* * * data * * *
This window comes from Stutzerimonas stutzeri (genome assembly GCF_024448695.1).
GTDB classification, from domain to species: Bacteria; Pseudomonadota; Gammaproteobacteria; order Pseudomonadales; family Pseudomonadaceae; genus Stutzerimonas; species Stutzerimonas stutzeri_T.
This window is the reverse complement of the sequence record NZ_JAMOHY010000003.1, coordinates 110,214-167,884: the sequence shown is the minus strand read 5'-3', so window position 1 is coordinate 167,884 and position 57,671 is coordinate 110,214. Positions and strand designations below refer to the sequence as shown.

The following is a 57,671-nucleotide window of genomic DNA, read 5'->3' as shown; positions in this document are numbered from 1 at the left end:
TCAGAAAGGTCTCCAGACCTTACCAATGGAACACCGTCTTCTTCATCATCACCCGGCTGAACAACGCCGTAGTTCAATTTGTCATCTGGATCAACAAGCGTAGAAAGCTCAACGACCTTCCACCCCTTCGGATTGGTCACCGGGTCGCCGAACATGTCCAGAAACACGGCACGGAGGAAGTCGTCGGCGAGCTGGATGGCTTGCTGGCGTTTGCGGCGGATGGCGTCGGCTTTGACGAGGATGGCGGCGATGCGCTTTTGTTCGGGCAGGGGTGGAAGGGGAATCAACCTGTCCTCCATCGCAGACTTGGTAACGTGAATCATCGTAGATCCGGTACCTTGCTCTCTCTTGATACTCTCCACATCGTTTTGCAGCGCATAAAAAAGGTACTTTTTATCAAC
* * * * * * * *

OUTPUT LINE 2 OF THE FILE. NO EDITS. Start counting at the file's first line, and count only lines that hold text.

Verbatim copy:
GTDB classification, from domain to species: Bacteria; Pseudomonadota; Gammaproteobacteria; order Pseudomonadales; family Pseudomonadaceae; genus Stutzerimonas; species Stutzerimonas stutzeri_T.